Fighting dengue with mosquitoes

Buzzing innovation to protect people from deadly disease

A gloved lab technician is holding a covered jar full of mosquitos, obscuring their face.

Honduras 2023 © Martín Cálix/MSF

Tegucigalpa, Honduras—To prevent dengue and other viruses transmitted by mosquitoes, Doctors Without Borders/Médecins Sans Frontières (MSF) and local health partners in Honduras are conducting a trial in which mosquitoes carrying the natural Wolbachia bacteria will be released, with the aim of reducing the mosquitoes’ ability to transmit arboviruses such as dengue, zika and chikunguya.

When mosquitoes carry Wolbachia, the bacteria compete with viruses like dengue, making it harder for viruses to reproduce inside the mosquitoes,” says Claire Dorion, MSF technical adviser. “This means that mosquitoes are much less likely to spread viruses from person to person, reducing dengue fever in an area where Wolbachia is established in the local mosquito population.

The trial is one component of a partnership between MSF, the Honduran Ministry of Health, the World Mosquito Program, and the National Autonomous University of Honduras and local communities to implement innovative public health strategies to reduce illness from arboviruses.

Two men stand outside looking at a stack of jars.
The Minister of Health, José Matheu, visited the MSF insectary to learn first-hand about the process of breeding the Wolbachia mosquitoes.
Honduras 2023 © Martín Cálix/MSF

Dengue is a viral infection transmitted through the bite of infected mosquitoes. It is mostly found in urban areas in tropical climates. Symptoms include fever, headache, body aches and nausea. People suffering from severe dengue need care in a hospital and it can be fatal.  

Dengue, in particular, is a public health crisis in Honduras and the Americas. In Honduras, outbreaks are growing increasingly severe with more than 10,000 dengue cases reported each year.

It is also an important global health threat and is rapidly spreading with reported incidence increasing 30-fold over the past 50 years. Today, more than half the world’s population is at risk, and it is expected that another billion people will be exposed to dengue fever in coming decades due to climate change.

“Emergency thresholds are reaching alarming levels and current prevention methods fall short of protecting people from dengue,” says Edgard Boquin, MSF project coordinator in Honduras. No specific treatments are currently available, and no vaccines have yet been produced that provide sufficient protection against infection. The use of outdated vector control techniques has also led to mosquitoes becoming resistant to current prevention methods and pesticide products.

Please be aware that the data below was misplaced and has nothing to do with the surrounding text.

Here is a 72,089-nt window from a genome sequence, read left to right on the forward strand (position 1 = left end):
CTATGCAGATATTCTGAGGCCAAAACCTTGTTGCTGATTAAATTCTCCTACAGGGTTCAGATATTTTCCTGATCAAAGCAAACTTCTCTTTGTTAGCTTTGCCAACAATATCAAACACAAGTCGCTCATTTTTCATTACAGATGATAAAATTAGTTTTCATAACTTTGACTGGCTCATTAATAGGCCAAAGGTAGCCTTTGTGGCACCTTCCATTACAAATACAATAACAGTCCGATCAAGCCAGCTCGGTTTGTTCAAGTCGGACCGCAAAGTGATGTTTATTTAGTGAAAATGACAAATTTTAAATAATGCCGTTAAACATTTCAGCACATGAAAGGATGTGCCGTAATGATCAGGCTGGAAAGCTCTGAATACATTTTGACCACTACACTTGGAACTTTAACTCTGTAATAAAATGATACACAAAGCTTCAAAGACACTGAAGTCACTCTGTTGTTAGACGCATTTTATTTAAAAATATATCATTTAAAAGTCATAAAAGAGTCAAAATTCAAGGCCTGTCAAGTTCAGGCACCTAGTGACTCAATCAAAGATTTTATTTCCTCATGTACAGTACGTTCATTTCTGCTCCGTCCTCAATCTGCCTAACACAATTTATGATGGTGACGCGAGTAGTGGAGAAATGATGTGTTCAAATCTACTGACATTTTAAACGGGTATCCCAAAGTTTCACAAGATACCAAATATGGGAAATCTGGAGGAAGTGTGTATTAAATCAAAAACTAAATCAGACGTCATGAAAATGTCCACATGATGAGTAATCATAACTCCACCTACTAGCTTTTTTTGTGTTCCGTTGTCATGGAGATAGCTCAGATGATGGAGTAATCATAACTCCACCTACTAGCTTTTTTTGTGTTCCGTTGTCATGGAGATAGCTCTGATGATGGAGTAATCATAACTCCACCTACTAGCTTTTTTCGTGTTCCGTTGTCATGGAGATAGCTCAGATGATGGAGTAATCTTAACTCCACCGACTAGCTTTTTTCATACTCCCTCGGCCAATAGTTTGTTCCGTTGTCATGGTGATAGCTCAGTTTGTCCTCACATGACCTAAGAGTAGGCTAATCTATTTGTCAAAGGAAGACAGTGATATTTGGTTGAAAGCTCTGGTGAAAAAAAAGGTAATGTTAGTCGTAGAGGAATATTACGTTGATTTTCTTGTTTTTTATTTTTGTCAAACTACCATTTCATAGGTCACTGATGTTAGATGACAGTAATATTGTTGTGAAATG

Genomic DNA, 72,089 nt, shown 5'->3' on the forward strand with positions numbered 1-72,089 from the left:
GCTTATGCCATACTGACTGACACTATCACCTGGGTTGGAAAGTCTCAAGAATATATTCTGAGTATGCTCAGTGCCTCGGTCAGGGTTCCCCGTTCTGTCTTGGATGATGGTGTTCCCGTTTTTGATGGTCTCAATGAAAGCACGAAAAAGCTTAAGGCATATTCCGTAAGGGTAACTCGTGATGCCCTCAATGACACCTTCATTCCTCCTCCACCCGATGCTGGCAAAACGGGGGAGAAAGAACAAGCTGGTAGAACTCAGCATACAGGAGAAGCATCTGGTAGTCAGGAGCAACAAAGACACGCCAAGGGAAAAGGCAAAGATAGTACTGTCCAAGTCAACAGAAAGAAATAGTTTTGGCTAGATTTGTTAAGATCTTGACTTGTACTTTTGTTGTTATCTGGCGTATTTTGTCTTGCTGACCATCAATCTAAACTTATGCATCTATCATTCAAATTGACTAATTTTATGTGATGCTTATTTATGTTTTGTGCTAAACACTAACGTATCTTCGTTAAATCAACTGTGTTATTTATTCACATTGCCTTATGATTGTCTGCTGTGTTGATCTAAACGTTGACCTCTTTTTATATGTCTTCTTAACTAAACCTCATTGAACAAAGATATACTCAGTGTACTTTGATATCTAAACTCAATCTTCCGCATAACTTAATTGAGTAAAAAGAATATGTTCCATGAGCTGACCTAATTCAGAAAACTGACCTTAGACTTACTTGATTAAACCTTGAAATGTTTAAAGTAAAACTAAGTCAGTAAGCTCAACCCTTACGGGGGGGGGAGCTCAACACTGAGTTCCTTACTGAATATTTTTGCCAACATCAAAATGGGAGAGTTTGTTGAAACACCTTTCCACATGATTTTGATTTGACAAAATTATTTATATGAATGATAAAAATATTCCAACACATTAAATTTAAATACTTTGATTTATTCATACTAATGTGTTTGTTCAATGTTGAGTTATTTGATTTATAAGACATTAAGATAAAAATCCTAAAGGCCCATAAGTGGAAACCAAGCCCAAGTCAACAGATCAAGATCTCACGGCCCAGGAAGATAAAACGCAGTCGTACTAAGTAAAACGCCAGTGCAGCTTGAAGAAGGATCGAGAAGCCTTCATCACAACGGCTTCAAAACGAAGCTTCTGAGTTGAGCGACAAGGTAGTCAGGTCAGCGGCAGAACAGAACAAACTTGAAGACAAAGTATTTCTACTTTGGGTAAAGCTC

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A man and boy look at a jar of mosquitoes to release as part of an MSF project to prevent dengue in Honduras

With the aim of finding better and more sustainable solutions, MSF and its Honduran partners decided to trial prevention methods that have not been used in Honduras before, but that have proven effective in other countries with high levels of dengue. This includes releasing Aedes aegypti mosquitoes carrying the natural Wolbachia bacteria, which reduces mosquitoes’ ability to transmit arboviruses.

The World Mosquito Program’s Wolbachia method is safe for humans and the environment and has been successfully deployed in more than 12 countries, reaching some 10 million people. Evidence shows that virus transmission is significantly reduced in areas where Wolbachia is maintained at a high level.

MSF has been working closely with local communities to design, prepare and implement all activities, which will be carried out in 50 neighborhoods in El Manchén health district, where some of the highest rates of mosquito-borne diseases are present in Tegucigalpa. MSF teams consulted with more than 10,000 community members in the area before starting activities. Ninety-seven per cent of people consulted support the plans, and many are actively involved in carrying out the mosquito release.

A man is standing in an outdoor tropical setting, smiling, pointing to an open wooden shed full of jars with mosquitos.
Walter Bryan, a volunteer from the community, put the bottles of mosquitos with Wolbachia in a place without direct sun and out of the reach of children or pets.
Honduras © Martín Cálix/MSF

Mosquitoes carrying Wolbachia will be released on a weekly basis for a period of six months. During a three-year period, tests will be carried out on the mosquito population to determine the percentage of Wolbachia mosquitoes.   

In 2024, additional vector-control activities will be carried out in two other areas of the capital to reduce transmission inside people’s homes. 

“The first objective is to reduce death and illness caused by dengue and other arboviruses,” says Boquin. “In the long term, we hope these new methods can become sustainable solutions to prevent people suffering from these illnesses. We have witnessed first-hand the challenges of implementing public policies and good vector-control practices to reduce dengue transmission in Honduras. It is time for a change.”

MSF first worked in Honduras in 1974 and has been responding to dengue in the country since 1998, providing patient care and working to prevent disease transmission in Tegucigalpa.